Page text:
There are people who are better at sharing things than others. This morning I heard a deeply personal story. It was one that is probably hard to tell, for the characters of the story are still being analysed and it’s a fountain of uncertainty that sends attacks of doubt and confusion. Another person might have struggled with the content, but the teller spoke out boldly and courageously.
It inspired me to tell a tale of my own, through some tears. Both of us felt a little less alone afterwards, and both of us were enriched by another perspective.
I cried. Feeling comfortable to cry to this friend means a lot. I can’t just cry to anyone.
Sadly, not everyone sees crying as healthy and normal. A certain person, whom I love very very much, but who sometimes lacks some emotional vocabulary, once told me quite insistently, “Stop with that crying.” What she meant was ‘Catherine, you need to broaden your perspective’. Whilst I needed her to understand that I wasn’t crying at the trigger but at the bigger picture than I saw and she didn’t. Sadly I wasn’t capable of articulating myself. She walked out the room. I kept sobbing, now even more uncontrollably than before. I remember that incident very clearly. It was about football.
Tears are a common part of my emotional vocabulary. If I’m crying I’m probably being extremely honest about what I think I feel. I’m also unlikely to be making any sense. At such points I am not a reliable narrator of my own state of mine. I’m seeing it at its very worse and being overwhelmed by feeling too much all at once. The emotions are often conflicting. I lose all rationality and become fixated on whatever it is that I see as the magical antidote to my pain.
After the football crying incident, I barely ever cried. Then I had my heartbroken and I barely ever wasn’t crying. Then I pulled myself together. Life went on. Tears were intermittent. Now my life’s in a pickle again. Things are a bit rough and tears come whenever I have to confront certain realities I don’t wish to. I no longer cry alone. I no longer judge myself for crying either. Or anyone else.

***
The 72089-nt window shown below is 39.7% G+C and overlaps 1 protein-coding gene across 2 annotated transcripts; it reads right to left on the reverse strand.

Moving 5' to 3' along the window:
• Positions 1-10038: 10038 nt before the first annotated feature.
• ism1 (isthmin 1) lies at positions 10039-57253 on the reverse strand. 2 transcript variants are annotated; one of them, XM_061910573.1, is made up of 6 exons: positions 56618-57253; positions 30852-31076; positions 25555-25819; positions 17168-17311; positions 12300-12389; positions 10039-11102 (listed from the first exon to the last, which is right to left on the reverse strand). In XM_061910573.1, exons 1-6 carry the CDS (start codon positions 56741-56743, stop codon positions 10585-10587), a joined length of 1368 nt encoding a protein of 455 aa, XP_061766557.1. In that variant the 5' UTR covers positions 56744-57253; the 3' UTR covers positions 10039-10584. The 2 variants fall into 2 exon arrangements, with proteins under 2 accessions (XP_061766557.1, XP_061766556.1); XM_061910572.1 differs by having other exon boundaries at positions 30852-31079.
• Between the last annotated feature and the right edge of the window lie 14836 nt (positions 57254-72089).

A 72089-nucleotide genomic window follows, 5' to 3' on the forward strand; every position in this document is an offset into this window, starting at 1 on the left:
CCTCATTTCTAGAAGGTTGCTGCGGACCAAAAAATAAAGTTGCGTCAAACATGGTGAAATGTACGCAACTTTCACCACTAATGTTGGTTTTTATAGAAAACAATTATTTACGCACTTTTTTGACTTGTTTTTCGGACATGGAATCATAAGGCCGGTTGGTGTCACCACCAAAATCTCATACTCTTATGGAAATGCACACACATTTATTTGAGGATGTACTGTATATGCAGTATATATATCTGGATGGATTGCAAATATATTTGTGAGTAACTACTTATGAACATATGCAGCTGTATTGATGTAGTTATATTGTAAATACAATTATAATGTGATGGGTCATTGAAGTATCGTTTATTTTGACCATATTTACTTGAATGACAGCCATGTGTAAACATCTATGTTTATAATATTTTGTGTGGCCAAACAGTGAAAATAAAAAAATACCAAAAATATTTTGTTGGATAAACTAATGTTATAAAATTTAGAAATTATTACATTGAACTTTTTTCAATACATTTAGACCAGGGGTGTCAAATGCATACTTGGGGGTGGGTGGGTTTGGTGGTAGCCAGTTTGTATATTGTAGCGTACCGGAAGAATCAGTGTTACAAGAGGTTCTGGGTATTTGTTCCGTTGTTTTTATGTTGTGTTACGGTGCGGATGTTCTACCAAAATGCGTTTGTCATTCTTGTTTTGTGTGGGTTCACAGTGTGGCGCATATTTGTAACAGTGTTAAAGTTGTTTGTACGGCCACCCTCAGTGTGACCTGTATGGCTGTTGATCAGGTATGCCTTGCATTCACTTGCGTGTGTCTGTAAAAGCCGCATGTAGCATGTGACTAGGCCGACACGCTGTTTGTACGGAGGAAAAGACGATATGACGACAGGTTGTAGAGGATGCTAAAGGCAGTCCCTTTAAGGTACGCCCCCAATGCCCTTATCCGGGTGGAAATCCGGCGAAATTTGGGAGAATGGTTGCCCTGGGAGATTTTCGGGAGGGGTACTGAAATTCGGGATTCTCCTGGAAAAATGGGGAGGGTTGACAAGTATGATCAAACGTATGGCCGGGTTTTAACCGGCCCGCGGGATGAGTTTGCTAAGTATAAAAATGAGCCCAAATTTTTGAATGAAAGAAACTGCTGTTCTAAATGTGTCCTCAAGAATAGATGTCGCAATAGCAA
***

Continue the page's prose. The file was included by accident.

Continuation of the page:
Sobs happen, but they don’t suffice for most of my emotional struggles. To survive on the battlefield of my emotions involves talking, writing and art. To succeed and be happy I find takes doses of meditation, regular exercise, eating sensibly and talking about war wounds and battle scars much more often than most people seem comfortable with.
It’s taken me some time to realise that this is me. All these strategies are what I need, but it isn’t necessarily what other people need. Why I am charged with so much emotion I have no idea. It’s an unbeatable force. I do what I want when I want to because fighting against such an energy is exhausting. I write prolifically when I’m driven by emotion. I make crazy piece of art at one in the morning when I am caught in something I just cannot not be.
Other people put much more weight on rationality and predicting results. Dreading the worst they fear to trust. There are choices made and decisions taken. Sometimes I wish I could take the reins in this way. Then I see the outcomes of such control and I wonder if maybe that’s not what I’d want at all. It would be being someone I’m not.
If I stopped spiralling out of control whenever I was hurt, sobbing and talking for hours, often repeating myself over and over again, writing rants and essays to try and get an empathic response, filling diaries, painting with my hands whilst seated on the floor, I wouldn’t be being me. It might be ugly, but this mess is me.
So is the melodramatic dragon slayed by Sant Jordi with a recorder.